Significantly for autumn-winter 2020, research suggests Coronavirus cells die within a few hours on copper, making it a good choice for fixtures that are used frequently such as door handles and light switches.

Need a new office fit out in time for the winter period? Call the experts at hebs Group today on 0151 236 0707 or send us an email at and we’ll create the perfect office fit out that’s right for you.

What is integrated facilities management (IFM)?

Integrated facilities management (IFM) is exactly as it sounds – bringing all your facilities management contracts under a single service.

IFM can combine hard facilities management, which includes elements of the building fabric, and soft FM like security, cleaning and waste management.

Bringing these different services together under a single contract gives you one point of call for customer service, better coordination between FM services, and consolidated costs to bring everything in under budget.

At hebs Group we provide IFM services to many of our clients, combining the expertise of all our engineers into a single contract that covers everything you need.

Examples of integrated facilities management

We’ve mentioned hard and soft facilities management above. To give more detail, IFM contracts can combine many different elements, including the following:

These are just some examples – in principle, integrated FM can include any and all of the services you need to keep your facilities running smoothly over the long term.

Benefits of integrated facilities management

Integrated facilities management (IFM) is a best-of-both-worlds solution for maintenance, repair and other services you don’t want to carry out in-house.

You gain several benefits from outsourcing facilities management to a single provider:

  • Expert support with services you don’t want to handle yourself.
  • Less admin compared with coordinating multiple service providers.
  • Lower overall cost of contract and easier to keep within budget.

The benefits of integrated facilities management (IFM) increase the more services you need – so if you have a modern workplace with all the technology and amenities that brings, you should consider arranging an integrated FM contract.

Planned and responsive facilities management

Just like individual FM contracts, IFM can incorporate planned maintenance and responsive repairs as required, again giving you a single phone number to call when you need help.

This gives you peace of mind that work – both planned and responsive – will be carried out to the same high standard at all times, meeting all your service-level agreements and other contractual expectations.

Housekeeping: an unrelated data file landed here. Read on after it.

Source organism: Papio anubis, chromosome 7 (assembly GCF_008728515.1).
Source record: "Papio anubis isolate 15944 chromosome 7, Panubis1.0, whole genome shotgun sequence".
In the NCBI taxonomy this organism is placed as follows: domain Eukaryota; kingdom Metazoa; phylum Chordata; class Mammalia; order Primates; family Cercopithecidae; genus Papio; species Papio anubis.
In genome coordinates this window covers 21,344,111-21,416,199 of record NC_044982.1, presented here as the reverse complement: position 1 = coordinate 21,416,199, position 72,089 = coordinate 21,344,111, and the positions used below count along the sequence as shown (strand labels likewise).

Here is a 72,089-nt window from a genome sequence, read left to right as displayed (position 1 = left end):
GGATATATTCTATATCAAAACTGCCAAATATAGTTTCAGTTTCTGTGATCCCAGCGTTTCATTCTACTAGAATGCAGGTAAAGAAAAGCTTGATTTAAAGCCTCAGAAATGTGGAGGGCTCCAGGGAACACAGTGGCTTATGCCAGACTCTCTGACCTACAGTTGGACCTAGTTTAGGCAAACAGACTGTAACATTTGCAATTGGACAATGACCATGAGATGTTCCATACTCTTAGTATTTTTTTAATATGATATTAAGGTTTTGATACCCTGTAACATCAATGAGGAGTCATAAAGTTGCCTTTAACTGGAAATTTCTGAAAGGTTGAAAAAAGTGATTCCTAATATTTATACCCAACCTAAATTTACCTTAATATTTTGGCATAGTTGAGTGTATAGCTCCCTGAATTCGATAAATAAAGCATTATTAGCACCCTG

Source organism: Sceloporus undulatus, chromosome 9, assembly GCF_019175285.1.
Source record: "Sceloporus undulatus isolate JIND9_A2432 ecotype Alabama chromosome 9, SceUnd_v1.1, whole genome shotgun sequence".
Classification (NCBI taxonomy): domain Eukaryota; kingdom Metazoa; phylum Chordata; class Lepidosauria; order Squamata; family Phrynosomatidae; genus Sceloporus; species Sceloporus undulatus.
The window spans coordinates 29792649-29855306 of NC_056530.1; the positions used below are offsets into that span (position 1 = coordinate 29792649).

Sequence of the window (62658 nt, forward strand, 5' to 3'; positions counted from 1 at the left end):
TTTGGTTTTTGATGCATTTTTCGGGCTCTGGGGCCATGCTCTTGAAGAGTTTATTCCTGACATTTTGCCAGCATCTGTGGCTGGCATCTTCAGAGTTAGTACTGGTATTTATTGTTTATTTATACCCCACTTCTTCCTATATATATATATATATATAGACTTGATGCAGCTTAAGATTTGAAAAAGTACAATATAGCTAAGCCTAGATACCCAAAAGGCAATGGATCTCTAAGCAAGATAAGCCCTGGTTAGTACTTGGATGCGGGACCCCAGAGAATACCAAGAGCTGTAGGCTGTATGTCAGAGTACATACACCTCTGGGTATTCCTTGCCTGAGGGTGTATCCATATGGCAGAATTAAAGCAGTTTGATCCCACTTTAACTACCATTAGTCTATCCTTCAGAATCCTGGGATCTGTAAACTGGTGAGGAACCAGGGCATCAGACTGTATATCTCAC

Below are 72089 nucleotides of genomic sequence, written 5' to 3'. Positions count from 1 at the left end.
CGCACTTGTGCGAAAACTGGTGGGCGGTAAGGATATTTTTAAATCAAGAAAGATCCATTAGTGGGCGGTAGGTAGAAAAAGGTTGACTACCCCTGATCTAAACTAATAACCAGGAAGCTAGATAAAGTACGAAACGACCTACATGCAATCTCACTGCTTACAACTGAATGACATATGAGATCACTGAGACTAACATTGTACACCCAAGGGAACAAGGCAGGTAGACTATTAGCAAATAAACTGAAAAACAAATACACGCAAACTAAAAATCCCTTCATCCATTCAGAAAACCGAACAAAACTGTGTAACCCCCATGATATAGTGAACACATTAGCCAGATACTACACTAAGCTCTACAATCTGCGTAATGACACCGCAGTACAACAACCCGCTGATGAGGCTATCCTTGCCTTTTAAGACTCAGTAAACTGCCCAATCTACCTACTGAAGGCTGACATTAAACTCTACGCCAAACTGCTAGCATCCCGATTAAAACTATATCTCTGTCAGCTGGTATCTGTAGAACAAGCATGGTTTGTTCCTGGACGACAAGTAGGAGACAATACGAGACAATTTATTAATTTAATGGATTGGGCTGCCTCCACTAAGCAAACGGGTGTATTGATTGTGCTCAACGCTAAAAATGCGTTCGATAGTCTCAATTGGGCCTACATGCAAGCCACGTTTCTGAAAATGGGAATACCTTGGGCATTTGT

At hebs Group we are proud to work on long-term IFM contracts with many very happy clients who put their trust in us to keep their premises operating and to restore continuity quickly in the event of an emergency.

To find out more, contact us today by calling 0151 236 0707 and we can arrange an initial audit of the different types of facilities management you need.

Why it’s important to perform a percolation test for drainage

A percolation test is an important initial inspection before installing new drainage, especially sustainable drainage systems (SuDS) that make use of a soakaway.

The results of a percolation/permeability test tell you how efficiently the surrounding soil can absorb water from the soakaway or from the surface above.

Light sandy soils can take in larger amounts of water quickly, whereas dense clay soils can only absorb small amounts in any one space of time.

This influences SuDS design because, particularly in systems that use a soakaway or similar, you need to be confident that any wastewater will disperse into the soil before the soakaway overflows.

How does a percolation test work?

A percolation test involves pouring water into a hole of standard size and measuring how quickly it is absorbed into the soil.

The hole is typically a 300mm cube and should drain completely within a few hours. For a precise measurement of permeability, the tester records the time taken in seconds for the water level to drop a specific distance.

By dividing that distance by the time taken, a measure of permeability is obtained in mm/s, which can then be used to calculate the size of soakaway needed to avoid any risk of flooding.

Why is a permeability test important?

Hopefully, the benefits of a permeability test are already clear as it’s a relatively easy way to calculate how fast water will soak into the surrounding soil.

This allows you to make an informed decision when installing drainage systems and especially when installing SuDS with soakaways, which must have sufficient capacity to avoid overflowing before the water can naturally percolate away.

Your local authority may also demand a percolation test before they will grant permission for any new SuDS to be installed – so in many cases it is a mandatory part of the process.

Best practice for percolation tests

There are some simple things to remember when carrying out a percolation test:

  • Conduct testing under normal weather conditions, not when the soil is especially dry or already waterlogged.
  • Use a Trial Site Assessment Hole to find the level of the natural water table, as your soakaway will need to be above this.
  • Repeat the test several times and calculate the average percolation rate for a more accurate result.

If you are considering installing a new septic tank, sewage treatment or any kind of SuDS with a soakaway, contact us today on 0151 236 0707 and make sure you get a professional percolation test carried out before you begin any work.